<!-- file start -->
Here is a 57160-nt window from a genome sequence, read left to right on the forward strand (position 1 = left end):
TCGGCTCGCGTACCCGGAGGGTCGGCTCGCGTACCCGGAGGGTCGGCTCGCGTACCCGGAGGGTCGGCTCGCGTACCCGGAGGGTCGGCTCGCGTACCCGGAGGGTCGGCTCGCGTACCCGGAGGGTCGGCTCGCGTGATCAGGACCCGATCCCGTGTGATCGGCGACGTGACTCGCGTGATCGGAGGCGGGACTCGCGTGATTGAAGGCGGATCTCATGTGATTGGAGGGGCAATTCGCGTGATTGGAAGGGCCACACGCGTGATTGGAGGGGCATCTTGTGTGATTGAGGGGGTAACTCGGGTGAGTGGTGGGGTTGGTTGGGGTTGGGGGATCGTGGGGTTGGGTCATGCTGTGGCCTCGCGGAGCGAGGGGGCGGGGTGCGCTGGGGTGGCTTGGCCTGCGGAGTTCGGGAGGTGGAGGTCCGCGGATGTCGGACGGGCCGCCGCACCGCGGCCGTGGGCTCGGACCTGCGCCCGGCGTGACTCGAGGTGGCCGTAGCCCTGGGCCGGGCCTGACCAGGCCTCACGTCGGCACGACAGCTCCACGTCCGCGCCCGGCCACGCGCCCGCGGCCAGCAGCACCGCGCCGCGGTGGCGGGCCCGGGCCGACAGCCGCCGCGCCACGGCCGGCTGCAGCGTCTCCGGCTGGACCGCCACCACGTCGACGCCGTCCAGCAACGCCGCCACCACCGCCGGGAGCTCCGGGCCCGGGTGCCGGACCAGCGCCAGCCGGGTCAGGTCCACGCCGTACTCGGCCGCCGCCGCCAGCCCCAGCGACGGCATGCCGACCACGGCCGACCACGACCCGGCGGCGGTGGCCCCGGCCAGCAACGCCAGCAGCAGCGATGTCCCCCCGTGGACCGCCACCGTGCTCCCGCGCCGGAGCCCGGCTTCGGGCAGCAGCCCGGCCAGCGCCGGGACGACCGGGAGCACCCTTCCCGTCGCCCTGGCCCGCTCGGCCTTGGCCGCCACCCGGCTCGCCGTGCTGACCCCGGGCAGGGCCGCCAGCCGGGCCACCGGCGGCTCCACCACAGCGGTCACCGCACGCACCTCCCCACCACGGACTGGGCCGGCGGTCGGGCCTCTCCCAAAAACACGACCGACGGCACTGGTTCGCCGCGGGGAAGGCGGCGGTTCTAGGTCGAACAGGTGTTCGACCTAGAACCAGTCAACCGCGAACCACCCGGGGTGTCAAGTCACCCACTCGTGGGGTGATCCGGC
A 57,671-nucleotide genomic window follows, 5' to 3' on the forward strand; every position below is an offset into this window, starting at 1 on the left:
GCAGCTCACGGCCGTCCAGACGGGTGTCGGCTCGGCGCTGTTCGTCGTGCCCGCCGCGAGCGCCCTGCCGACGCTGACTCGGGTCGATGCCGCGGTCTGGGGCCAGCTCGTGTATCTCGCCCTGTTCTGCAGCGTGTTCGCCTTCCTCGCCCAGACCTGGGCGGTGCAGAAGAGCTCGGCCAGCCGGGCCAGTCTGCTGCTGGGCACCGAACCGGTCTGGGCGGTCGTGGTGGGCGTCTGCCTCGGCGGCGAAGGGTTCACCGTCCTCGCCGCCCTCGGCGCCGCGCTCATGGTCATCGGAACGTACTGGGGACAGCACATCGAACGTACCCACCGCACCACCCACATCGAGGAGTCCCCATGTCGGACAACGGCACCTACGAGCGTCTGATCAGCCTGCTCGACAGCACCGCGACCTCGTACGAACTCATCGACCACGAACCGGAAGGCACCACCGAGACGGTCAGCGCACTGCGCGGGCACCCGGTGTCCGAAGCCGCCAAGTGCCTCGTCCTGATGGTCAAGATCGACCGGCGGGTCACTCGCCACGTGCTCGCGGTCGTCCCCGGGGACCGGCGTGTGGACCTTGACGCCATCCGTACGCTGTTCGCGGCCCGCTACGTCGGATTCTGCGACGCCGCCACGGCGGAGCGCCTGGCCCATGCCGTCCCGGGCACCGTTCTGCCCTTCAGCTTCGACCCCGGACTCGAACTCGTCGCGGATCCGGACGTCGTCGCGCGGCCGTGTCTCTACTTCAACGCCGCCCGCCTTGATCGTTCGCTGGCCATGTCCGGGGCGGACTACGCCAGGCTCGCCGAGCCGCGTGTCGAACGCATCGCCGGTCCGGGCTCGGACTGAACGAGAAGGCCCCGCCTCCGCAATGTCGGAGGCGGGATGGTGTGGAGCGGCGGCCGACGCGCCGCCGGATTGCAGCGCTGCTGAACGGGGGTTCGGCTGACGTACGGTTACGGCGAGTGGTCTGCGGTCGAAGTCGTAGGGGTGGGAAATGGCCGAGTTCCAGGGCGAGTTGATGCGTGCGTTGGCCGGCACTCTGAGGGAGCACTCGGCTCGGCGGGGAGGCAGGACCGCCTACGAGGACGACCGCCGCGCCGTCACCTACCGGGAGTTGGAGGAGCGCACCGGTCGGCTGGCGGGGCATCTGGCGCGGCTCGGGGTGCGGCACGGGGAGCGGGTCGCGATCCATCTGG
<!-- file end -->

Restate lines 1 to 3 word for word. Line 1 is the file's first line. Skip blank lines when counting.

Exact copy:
Here is a 57160-nt window from a genome sequence, read left to right on the forward strand (position 1 = left end):
TCGGCTCGCGTACCCGGAGGGTCGGCTCGCGTACCCGGAGGGTCGGCTCGCGTACCCGGAGGGTCGGCTCGCGTACCCGGAGGGTCGGCTCGCGTACCCGGAGGGTCGGCTCGCGTACCCGGAGGGTCGGCTCGCGTGATCAGGACCCGATCCCGTGTGATCGGCGACGTGACTCGCGTGATCGGAGGCGGGACTCGCGTGATTGAAGGCGGATCTCATGTGATTGGAGGGGCAATTCGCGTGATTGGAAGGGCCACACGCGTGATTGGAGGGGCATCTTGTGTGATTGAGGGGGTAACTCGGGTGAGTGGTGGGGTTGGTTGGGGTTGGGGGATCGTGGGGTTGGGTCATGCTGTGGCCTCGCGGAGCGAGGGGGCGGGGTGCGCTGGGGTGGCTTGGCCTGCGGAGTTCGGGAGGTGGAGGTCCGCGGATGTCGGACGGGCCGCCGCACCGCGGCCGTGGGCTCGGACCTGCGCCCGGCGTGACTCGAGGTGGCCGTAGCCCTGGGCCGGGCCTGACCAGGCCTCACGTCGGCACGACAGCTCCACGTCCGCGCCCGGCCACGCGCCCGCGGCCAGCAGCACCGCGCCGCGGTGGCGGGCCCGGGCCGACAGCCGCCGCGCCACGGCCGGCTGCAGCGTCTCCGGCTGGACCGCCACCACGTCGACGCCGTCCAGCAACGCCGCCACCACCGCCGGGAGCTCCGGGCCCGGGTGCCGGACCAGCGCCAGCCGGGTCAGGTCCACGCCGTACTCGGCCGCCGCCGCCAGCCCCAGCGACGGCATGCCGACCACGGCCGACCACGACCCGGCGGCGGTGGCCCCGGCCAGCAACGCCAGCAGCAGCGATGTCCCCCCGTGGACCGCCACCGTGCTCCCGCGCCGGAGCCCGGCTTCGGGCAGCAGCCCGGCCAGCGCCGGGACGACCGGGAGCACCCTTCCCGTCGCCCTGGCCCGCTCGGCCTTGGCCGCCACCCGGCTCGCCGTGCTGACCCCGGGCAGGGCCGCCAGCCGGGCCACCGGCGGCTCCACCACAGCGGTCACCGCACGCACCTCCCCACCACGGACTGGGCCGGCGGTCGGGCCTCTCCCAAAAACACGACCGACGGCACTGGTTCGCCGCGGGGAAGGCGGCGGTTCTAGGTCGAACAGGTGTTCGACCTAGAACCAGTCAACCGCGAACCACCCGGGGTGTCAAGTCACCCACTCGTGGGGTGATCCGGC
A 57,671-nucleotide genomic window follows, 5' to 3' on the forward strand; every position below is an offset into this window, starting at 1 on the left: